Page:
The number of zeros on formal statistics sometimes disguises their real meaning.
The US government currently borrows $5,000 a year on behalf of each US family, which it dares not tax for electoral reasons. This is the source of the budget deficit.
That uncollected money remains in the hands of the family, which currently prefers buying foreign goods and spends $5,000 on them, producing the trade deficit.
Paul Tustain 6/12 2005

The foreign supplier sends the $5,000 back to the US by buying government bonds and American businesses. This money from abroad is the source of the fine-sounding US capital inflow.

The demand which has sustained growth for twenty years has arisen from this money being spent twice, and this duplicated spending is the only explanation that is needed to understand the remarkable strength of the USA's economy. But the legacy of it is this $74,000 tax debt for each of just over 100 million families.

How serious is a $74,000 tax debt? We don't know because it has never happened before, but we do know that in Argentina in 2001 their sovereign public debt was about $12,000 per family, and at that level it triggered the capital flight which was the direct cause of their debt default and subsequent economic crunch.

To resolve the US public debt problem safely is very difficult. Raising taxes to the required level is unthinkable - both electorally and because it would hurt domestic spending and feed back into a deflationary spiral of declining output and demand. Trade protectionism was tried before and it triggered tit-for-tat trade restrictions and global depression. Meanwhile formal debt default is unnecessarily dramatic, but it seems it can be effected without the same national loss of face by a policy which allows the dollar to bleed value: so serious inflation seems much the most likely result.

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New figures coming out of the US economy confirms that in almost every respect it is doing significantly better than expected. It is impressive. Former Prime Minister Carl Bildt 6/12 2005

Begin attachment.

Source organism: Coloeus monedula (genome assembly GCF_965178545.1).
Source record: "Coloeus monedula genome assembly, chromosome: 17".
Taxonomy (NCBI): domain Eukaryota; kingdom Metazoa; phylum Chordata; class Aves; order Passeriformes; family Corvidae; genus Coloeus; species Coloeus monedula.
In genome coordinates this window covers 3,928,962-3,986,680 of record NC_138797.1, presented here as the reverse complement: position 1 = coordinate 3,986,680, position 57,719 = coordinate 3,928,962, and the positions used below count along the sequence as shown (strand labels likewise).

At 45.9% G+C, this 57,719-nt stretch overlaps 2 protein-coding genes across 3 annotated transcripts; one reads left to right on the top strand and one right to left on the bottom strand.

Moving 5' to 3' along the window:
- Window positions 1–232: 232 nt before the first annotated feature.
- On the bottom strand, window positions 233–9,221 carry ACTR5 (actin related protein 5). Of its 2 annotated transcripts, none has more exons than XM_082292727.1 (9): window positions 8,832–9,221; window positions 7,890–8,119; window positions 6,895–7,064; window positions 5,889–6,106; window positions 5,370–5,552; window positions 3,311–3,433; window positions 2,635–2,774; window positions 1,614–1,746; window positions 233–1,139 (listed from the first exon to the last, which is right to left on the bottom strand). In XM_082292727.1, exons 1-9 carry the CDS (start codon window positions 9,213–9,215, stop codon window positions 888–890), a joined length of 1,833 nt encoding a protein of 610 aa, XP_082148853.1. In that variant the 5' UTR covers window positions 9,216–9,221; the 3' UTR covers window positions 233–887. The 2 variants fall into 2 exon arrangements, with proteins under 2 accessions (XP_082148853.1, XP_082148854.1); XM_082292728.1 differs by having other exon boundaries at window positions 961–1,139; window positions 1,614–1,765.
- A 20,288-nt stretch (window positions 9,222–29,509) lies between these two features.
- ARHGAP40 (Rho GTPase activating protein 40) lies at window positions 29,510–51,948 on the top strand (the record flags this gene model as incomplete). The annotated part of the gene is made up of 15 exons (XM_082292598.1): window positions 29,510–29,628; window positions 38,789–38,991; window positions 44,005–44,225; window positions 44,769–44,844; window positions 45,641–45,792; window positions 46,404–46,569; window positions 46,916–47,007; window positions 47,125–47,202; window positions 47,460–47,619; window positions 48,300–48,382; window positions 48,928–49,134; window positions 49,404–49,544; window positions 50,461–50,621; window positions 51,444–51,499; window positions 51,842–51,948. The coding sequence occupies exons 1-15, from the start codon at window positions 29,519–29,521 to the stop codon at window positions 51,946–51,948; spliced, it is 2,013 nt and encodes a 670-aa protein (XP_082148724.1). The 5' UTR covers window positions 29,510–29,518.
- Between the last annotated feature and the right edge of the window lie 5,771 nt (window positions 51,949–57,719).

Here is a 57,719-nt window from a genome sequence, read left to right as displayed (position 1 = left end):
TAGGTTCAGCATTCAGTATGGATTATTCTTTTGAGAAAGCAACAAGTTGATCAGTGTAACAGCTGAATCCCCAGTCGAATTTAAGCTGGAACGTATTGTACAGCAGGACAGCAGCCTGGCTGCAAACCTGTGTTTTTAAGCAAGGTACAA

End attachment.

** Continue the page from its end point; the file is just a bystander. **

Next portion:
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The dollar’s surprise strength this year has been partly caused by Opec’s recycling of petrodollars.
The currency has risen 13.5 per cent to $1.17 against the euro when most commentators had forecast a fourth straight year of losses.
Financial Times, 5/12 2005

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Under the placid surface, there are disturbing trends: huge imbalances, disequilibria, risks - call them what you will. Altogether the circumstances seem to me as dangerous and intractable as any I can remember, and I can remember quite a lot.
What really concerns me is that there seems to be so little willingness or capacity to do much about it.
Paul A. Volcker, Washington Post, April 10, 2005

The writer was chairman of the Federal Reserve from 1979 to 1987. This article is adapted from a speech in February at an economic summit sponsored by the Stanford Institute for Economic Policy Research.

It's not that it is so difficult intellectually to set out a scenario for a "soft landing" and sustained growth. There is a wide area of agreement among establishment economists about a textbook pretty picture